Thursday, March 8, 2012

Review: Silver Phoenix (Kingdom of Xia #1) by Cindy Pon

No one wanted Ai Ling. And deep down she is relieved—despite the dishonor she has brought upon her family—to be unbetrothed and free, not some stranger's subservient bride banished to the inner quarters.

But now, something is after her. Something terrifying—a force she cannot comprehend. And as pieces of the puzzle start to fit together, Ai Ling begins to understand that her journey to the Palace of Fragrant Dreams isn't only a quest to find her beloved father but a venture with stakes larger than she could have imagined.

Bravery, intelligence, the will to fight and fight hard . . . she will need all of these things. Just as she will need the new and mysterious power growing within her. She will also need help.

It is Chen Yong who finds her partly submerged and barely breathing at the edge of a deep lake. There is something of unspeakable evil trying to drag her under. On a quest of his own, Chen Yong offers that help . . . and perhaps more.

I like strong heroines and wuxia, so I was really excited to read this book.

Silver Phoenix tells the story of Ai Ling, a girl in search of her missing father. As she travels to the Palace of Fragrant Dreams, Ai Ling is hunted by various paranormal creatures who want her dead.

There were moments that I felt like Ai Ling was channeling Mulan, but instead of a guardian dragon and cricket, Ai Ling has supernatural powers. I thought her ability was pretty cool. It's not the most original, but the way it was described and how it was tweaked just a little bit from the usual mind-reading thing makes it a less boring ability.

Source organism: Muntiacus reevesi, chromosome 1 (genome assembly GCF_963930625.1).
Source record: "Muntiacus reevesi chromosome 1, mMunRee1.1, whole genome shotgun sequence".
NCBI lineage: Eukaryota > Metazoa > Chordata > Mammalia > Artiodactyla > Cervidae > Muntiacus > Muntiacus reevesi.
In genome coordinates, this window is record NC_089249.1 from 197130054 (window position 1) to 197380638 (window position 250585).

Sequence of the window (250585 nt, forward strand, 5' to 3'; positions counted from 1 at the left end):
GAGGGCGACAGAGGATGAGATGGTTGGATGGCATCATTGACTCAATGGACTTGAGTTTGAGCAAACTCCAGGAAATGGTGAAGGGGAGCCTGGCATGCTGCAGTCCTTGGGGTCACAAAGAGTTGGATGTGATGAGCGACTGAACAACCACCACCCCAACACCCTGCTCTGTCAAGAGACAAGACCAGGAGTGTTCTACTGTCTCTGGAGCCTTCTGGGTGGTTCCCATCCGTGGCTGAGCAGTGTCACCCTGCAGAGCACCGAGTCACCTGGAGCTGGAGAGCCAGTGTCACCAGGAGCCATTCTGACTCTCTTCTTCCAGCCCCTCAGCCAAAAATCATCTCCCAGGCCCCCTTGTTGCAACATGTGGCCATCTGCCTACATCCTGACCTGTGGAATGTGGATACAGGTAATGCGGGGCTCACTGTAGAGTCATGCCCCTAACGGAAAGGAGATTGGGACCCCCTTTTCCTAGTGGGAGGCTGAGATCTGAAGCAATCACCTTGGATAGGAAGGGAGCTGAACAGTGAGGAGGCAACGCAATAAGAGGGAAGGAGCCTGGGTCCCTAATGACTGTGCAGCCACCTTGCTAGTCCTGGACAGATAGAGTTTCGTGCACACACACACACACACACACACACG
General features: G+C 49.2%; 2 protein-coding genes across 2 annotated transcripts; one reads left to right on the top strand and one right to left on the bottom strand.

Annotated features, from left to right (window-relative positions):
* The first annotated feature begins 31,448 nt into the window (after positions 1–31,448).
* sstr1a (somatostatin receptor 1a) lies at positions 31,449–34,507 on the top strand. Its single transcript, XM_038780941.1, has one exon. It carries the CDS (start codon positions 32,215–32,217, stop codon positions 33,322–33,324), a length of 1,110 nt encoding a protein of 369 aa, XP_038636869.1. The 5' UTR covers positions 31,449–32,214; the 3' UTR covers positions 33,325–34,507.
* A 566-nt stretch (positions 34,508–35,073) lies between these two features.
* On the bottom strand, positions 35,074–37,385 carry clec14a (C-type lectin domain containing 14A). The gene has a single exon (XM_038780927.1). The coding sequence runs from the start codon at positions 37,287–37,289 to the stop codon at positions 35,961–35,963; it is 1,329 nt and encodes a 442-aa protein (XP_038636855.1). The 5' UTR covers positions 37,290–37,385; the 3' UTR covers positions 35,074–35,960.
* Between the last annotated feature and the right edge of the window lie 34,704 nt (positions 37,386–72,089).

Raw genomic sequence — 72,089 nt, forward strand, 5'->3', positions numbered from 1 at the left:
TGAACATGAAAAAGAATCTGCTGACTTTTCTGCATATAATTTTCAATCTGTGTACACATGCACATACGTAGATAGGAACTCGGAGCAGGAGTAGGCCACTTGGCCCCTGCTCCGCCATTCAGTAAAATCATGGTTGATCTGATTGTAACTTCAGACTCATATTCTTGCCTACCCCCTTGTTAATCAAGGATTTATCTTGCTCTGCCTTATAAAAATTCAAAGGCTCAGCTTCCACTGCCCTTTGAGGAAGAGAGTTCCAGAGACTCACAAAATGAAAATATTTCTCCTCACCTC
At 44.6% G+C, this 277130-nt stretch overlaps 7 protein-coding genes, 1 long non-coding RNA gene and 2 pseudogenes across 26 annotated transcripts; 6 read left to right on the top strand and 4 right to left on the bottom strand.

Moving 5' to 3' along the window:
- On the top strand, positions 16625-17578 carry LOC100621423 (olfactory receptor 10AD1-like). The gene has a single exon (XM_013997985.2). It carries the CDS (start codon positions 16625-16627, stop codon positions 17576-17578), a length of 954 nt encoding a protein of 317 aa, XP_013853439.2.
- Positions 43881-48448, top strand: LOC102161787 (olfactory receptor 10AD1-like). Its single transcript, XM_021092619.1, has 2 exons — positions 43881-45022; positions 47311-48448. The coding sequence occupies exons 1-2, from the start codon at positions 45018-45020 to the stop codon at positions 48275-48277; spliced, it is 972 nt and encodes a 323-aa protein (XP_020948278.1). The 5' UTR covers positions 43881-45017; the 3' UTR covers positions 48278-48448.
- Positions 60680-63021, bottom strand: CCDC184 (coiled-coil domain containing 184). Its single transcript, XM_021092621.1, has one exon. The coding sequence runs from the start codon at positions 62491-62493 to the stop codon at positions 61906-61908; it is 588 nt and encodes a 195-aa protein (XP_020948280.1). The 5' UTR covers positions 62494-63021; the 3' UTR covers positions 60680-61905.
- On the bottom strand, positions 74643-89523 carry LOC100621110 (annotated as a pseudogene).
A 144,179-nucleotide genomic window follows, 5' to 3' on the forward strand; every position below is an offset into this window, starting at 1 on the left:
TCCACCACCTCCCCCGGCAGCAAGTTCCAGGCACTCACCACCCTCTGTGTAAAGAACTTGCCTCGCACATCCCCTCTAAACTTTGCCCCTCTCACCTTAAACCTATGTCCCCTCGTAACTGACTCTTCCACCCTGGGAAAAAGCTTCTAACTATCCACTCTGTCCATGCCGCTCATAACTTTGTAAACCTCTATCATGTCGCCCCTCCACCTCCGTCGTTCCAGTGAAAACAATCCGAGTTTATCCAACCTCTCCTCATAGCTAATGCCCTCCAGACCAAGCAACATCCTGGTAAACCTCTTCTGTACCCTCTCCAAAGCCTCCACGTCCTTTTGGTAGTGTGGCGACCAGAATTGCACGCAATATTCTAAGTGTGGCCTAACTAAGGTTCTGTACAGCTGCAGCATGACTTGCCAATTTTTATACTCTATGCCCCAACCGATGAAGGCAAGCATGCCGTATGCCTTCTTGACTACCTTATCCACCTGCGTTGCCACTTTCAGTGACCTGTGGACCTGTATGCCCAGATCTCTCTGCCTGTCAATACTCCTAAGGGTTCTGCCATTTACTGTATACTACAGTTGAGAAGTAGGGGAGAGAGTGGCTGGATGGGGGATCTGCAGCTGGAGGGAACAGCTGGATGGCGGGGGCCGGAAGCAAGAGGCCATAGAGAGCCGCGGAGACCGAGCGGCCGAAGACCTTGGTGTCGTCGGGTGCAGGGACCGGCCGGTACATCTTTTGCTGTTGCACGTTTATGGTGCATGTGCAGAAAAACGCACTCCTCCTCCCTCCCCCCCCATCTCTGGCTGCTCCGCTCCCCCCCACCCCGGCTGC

I like the use of mythology but there were too many monsters that attacked that it felt like they were just thrown in there. If it had taken maybe a little bit longer for the monsters to be defeated, it might have been more interesting.

As for the love story, I think Chen Yong is interesting, but something was missing in Ai Ling and Chen Yong's interactions. In Tagalog, we call it the kilig factor. :P I guess if I were to translate it, the closest approximation is chemistry. Perhaps it gets better in the sequel, so I definitely look forward to that.

  1. Good use of mythology.
  2. Descriptive and interesting wuxia scenes.
  3. It has potential.
  1. The romance isn't completely there.
“A plate of the roast duck, steamed dumplings, spicy noodles with beef gravy, pickled cucumbers, stewed tongue and eggs if you have them, cold please, and sticky rice pearls, too,” Ai Ling said, before the server girl could open her mouth. “I don’t know what he wants.” Ai Ling nodded toward Chen Yong.
“I’m not sure I have enough coins to order anything more,” he said, laughing.
  1. You like wuxia books.
  2. You like mythology-based books.
  3. You like Mulan.



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